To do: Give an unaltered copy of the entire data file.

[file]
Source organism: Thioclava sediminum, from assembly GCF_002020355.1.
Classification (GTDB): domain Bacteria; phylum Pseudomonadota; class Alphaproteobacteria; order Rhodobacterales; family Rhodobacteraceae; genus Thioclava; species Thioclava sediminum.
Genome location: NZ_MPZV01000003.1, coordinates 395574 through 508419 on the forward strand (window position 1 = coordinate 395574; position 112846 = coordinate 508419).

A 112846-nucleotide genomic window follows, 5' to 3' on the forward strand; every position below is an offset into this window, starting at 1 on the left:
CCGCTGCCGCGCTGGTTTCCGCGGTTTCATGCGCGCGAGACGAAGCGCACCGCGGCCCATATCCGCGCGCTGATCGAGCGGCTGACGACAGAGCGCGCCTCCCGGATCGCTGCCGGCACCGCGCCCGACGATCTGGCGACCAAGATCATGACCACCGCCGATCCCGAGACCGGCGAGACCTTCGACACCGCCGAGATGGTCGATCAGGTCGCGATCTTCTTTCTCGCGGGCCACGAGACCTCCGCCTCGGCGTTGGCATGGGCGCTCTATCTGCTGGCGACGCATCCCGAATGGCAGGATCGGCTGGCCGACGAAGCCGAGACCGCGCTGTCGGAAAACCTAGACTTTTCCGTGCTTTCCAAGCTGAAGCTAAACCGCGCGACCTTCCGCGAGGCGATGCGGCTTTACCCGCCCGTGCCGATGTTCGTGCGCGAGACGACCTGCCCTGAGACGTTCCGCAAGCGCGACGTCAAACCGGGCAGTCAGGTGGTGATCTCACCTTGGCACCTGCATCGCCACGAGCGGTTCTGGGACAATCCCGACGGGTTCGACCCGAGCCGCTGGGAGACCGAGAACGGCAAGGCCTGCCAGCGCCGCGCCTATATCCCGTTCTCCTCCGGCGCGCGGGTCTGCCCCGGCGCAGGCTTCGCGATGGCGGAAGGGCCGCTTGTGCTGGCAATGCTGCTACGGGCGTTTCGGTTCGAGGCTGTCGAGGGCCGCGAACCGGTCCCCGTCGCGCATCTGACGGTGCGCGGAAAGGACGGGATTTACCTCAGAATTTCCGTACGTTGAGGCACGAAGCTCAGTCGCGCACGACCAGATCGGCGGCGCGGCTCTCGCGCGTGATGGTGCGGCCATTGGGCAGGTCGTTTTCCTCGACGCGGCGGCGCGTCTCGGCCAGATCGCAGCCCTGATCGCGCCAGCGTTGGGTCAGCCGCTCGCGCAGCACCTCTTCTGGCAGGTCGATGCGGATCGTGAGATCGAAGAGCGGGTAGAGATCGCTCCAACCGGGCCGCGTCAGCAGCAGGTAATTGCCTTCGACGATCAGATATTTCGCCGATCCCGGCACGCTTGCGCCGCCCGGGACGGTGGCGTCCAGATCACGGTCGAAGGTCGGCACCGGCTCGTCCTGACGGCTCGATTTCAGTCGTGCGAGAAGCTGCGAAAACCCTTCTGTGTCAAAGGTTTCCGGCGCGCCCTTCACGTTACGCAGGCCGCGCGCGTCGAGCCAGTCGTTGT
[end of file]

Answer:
Source organism: Thioclava sediminum, from assembly GCF_002020355.1.
Classification (GTDB): domain Bacteria; phylum Pseudomonadota; class Alphaproteobacteria; order Rhodobacterales; family Rhodobacteraceae; genus Thioclava; species Thioclava sediminum.
Genome location: NZ_MPZV01000003.1, coordinates 395574 through 508419 on the forward strand (window position 1 = coordinate 395574; position 112846 = coordinate 508419).

A 112846-nucleotide genomic window follows, 5' to 3' on the forward strand; every position below is an offset into this window, starting at 1 on the left:
CCGCTGCCGCGCTGGTTTCCGCGGTTTCATGCGCGCGAGACGAAGCGCACCGCGGCCCATATCCGCGCGCTGATCGAGCGGCTGACGACAGAGCGCGCCTCCCGGATCGCTGCCGGCACCGCGCCCGACGATCTGGCGACCAAGATCATGACCACCGCCGATCCCGAGACCGGCGAGACCTTCGACACCGCCGAGATGGTCGATCAGGTCGCGATCTTCTTTCTCGCGGGCCACGAGACCTCCGCCTCGGCGTTGGCATGGGCGCTCTATCTGCTGGCGACGCATCCCGAATGGCAGGATCGGCTGGCCGACGAAGCCGAGACCGCGCTGTCGGAAAACCTAGACTTTTCCGTGCTTTCCAAGCTGAAGCTAAACCGCGCGACCTTCCGCGAGGCGATGCGGCTTTACCCGCCCGTGCCGATGTTCGTGCGCGAGACGACCTGCCCTGAGACGTTCCGCAAGCGCGACGTCAAACCGGGCAGTCAGGTGGTGATCTCACCTTGGCACCTGCATCGCCACGAGCGGTTCTGGGACAATCCCGACGGGTTCGACCCGAGCCGCTGGGAGACCGAGAACGGCAAGGCCTGCCAGCGCCGCGCCTATATCCCGTTCTCCTCCGGCGCGCGGGTCTGCCCCGGCGCAGGCTTCGCGATGGCGGAAGGGCCGCTTGTGCTGGCAATGCTGCTACGGGCGTTTCGGTTCGAGGCTGTCGAGGGCCGCGAACCGGTCCCCGTCGCGCATCTGACGGTGCGCGGAAAGGACGGGATTTACCTCAGAATTTCCGTACGTTGAGGCACGAAGCTCAGTCGCGCACGACCAGATCGGCGGCGCGGCTCTCGCGCGTGATGGTGCGGCCATTGGGCAGGTCGTTTTCCTCGACGCGGCGGCGCGTCTCGGCCAGATCGCAGCCCTGATCGCGCCAGCGTTGGGTCAGCCGCTCGCGCAGCACCTCTTCTGGCAGGTCGATGCGGATCGTGAGATCGAAGAGCGGGTAGAGATCGCTCCAACCGGGCCGCGTCAGCAGCAGGTAATTGCCTTCGACGATCAGATATTTCGCCGATCCCGGCACGCTTGCGCCGCCCGGGACGGTGGCGTCCAGATCACGGTCGAAGGTCGGCACCGGCTCGTCCTGACGGCTCGATTTCAGTCGTGCGAGAAGCTGCGAAAACCCTTCTGTGTCAAAGGTTTCCGGCGCGCCCTTCACGTTACGCAGGCCGCGCGCGTCGAGCCAGTCGTTGT